Useless Koha statistics – What files have been changed the most

So for no real reason, other than to see if I could, I figured out how to get the top 10 changed (well it could be any number) files in the Koha code base

git rev-list --objects --all | awk '$2' | sort -k2 | uniq -cf1 | sort -rn |
while read frequency sample path
    [ "blob" == "$(git cat-file -t $sample)" ] && echo -e "$frequency\t$path";
done | head

This told me (where the number is the number of commits)

  1. 3006 installer/data/mysql/
  2. 1220 C4/
  3. 1141 C4/
  4. 1137
  5. 997 C4/
  6. 996 installer/data/mysql/kohastructure.sql
  7. 914 C4/
  8. 796 opac/
  9. 752 circ/
  10. 710 opac/

You could of course leave the head off to get all or do head -20 to get the top twenty etc.

Like I said, useless statistic, but kinda interesting nonetheless

Catalyst Open Source Academy 2015

This year we had 6 students working on the Koha project as part of their project work for the Catalyst Open Source Academy  and a very productive 3.5 days it was too.

Getting the last patches into Koha by Kristina D.C. Hoeppner, on Flickr





In total we submitted 29 new patches, tested and signed off on 9 more, and even rescued one patch from languishing in the ‘patch does not apply’ status.

The Koha team scoreboard by Kristina D.C. Hoeppner, on Flickr

So far most of the patches have been signed off, and some have passed QA, and a few have even been committed into the codebase. In fact the upcoming 3.18.3 Koha release will have 5 patches from 3 of the students from 2015, and 1 patch from a former Academy student who is now an intern at Catalyst.

After all that hard work, I figured they deserved a cupcake, so I asked the wonderful Sweet Release Cake and Treats to make some, and we ended up with these, which everyone loved.
Koha cupcake - 2015-01-16 by Kristina D.C. Hoeppner, on Flickr





A++ would academy again.

2014 and Koha – by the numbers

2014 was another big year for Koha, there are now 2847 libraries in Libwebcats listed as using Koha. That doesn’t include 1037 public libraries in Argentina, the 1106 public libraries in Turkey, and the multitude more in many other countries.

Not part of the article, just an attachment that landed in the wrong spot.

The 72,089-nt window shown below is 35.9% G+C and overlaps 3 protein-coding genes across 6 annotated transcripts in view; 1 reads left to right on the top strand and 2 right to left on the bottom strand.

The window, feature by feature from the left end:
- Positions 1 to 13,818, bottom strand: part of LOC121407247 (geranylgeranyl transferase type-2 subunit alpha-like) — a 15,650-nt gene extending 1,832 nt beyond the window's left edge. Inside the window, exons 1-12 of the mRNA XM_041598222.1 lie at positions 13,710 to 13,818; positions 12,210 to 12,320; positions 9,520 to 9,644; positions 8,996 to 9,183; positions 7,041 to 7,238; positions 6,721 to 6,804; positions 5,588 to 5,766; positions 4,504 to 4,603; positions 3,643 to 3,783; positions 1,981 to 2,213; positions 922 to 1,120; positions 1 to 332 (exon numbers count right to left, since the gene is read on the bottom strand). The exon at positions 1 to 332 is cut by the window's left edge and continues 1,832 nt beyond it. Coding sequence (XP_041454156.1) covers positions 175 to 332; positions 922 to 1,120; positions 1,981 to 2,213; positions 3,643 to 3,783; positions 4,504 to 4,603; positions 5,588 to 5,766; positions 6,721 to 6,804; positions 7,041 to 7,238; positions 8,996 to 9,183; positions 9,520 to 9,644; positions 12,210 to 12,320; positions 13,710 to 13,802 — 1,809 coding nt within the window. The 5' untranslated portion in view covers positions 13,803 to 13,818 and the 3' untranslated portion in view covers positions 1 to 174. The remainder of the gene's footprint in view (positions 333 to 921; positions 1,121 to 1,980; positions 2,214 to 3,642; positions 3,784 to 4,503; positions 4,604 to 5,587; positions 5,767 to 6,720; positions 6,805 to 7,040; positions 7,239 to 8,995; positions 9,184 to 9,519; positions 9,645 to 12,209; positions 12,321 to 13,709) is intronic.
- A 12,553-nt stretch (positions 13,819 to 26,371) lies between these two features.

On top of the ever growing number of users, many more features were added, and bugs fixed, here are some statistics for the year:

  • There were 2225 commits to the master branch of the Koha codebase
  • The busiest month was May with 278 commits
  • 1570 Patch sets were signed off
  • 1299 Patch sets Passed QA
  • 673 Patch sets Failed QA (almost all were fixed and went on to pass in the end)
  • Katrin Fischer signed off on 47, and QAed 815
  • Jonathan Druart – was author of the year with 325 patches, he also signed off on 74 and QAed 336
  • 87 People had patches in Koha
  • There were 34 people who got their first patch in Koha this year


Oh very young, what will you leave us this time?

Yesterday Kahurangi came to work with me, as he likes to do when he is on school holidays, but this day was a little bit different. Normally Kahu spends most of the day reading, and playing on the tablet, but yesterday he decided he wanted to do some work.

One of the bonuses of working on Free Software is that if your child says “Can I do some work with you?” you can say “Yes, lets fix a bug together” knowing that there is a good chance you can get your patch submitted.

So the two of us sat down to do some pair programming, Kahu at the keyboard and me beside him. It took us about 30 mins to get his dev environment set up, and check out a copy of the Koha source code. I knew of the perfect bug, while we were having our Koha team Xmas function (Bubbles and bugs, drink some bubbles and fix some bugs) we spotted that one of the developers names was missing from the about page. A perfect low barrier to entry bug to fix, but still one well worth fixing. It took us a little while to find the file that needed editing (got distracted showing him how to use locate) but once we found it, Kahu found the place that needed editing (the names are in alphabetical order so it wasn’t too hard) and we added the missing name. We then committed the fix to git, and created and attached a patch to the bug in bugzilla (

Last night, Katrin (from Germany) checked and signed off the patch and this morning the Release manager (Tomás from Argentina) pushed it to the master branch. So now Kahurangi has a patch in Koha.;a=commit;h=70de2cae53d93a47a7666015a79f35d7f458f4fe

I think we may be the first parent and child team to both have patches in Koha.

(And yes, that is a Cat Stevens lyric)

Cordoba – The food edition

Kohacon14 Day 3 – Coral

Paul presented about Coral which is an ERM (Electronic Resource Management) software. Paul told us it is well documented, with an extensive manual. It is software for Librarians to use, not end users. It is for managing all your subscriptions for digital resources. Large universities often have hundreds of subscriptions and tracking licenses and url, and acquisitions etc are very hard to track. Coral was developed to manage this.

It is not packaged, but is still pretty easy to set up. Setting up authentication is the hardest bit, but once you have done that, the rest is pretty easy. It has one big problem it is only available in English and it currently cannot be translated. Hopefully since it is OSS we can fix this issue, but it is a big task.

Coral is divided into modules


  • Define all publishers, vendors, partners


  • Define all licenses
  • Highly flexible
  • You can attach files like pdf


  • This tracks the subscription
  • You can define workflows
  • store access details


Paul then demoed the software for us.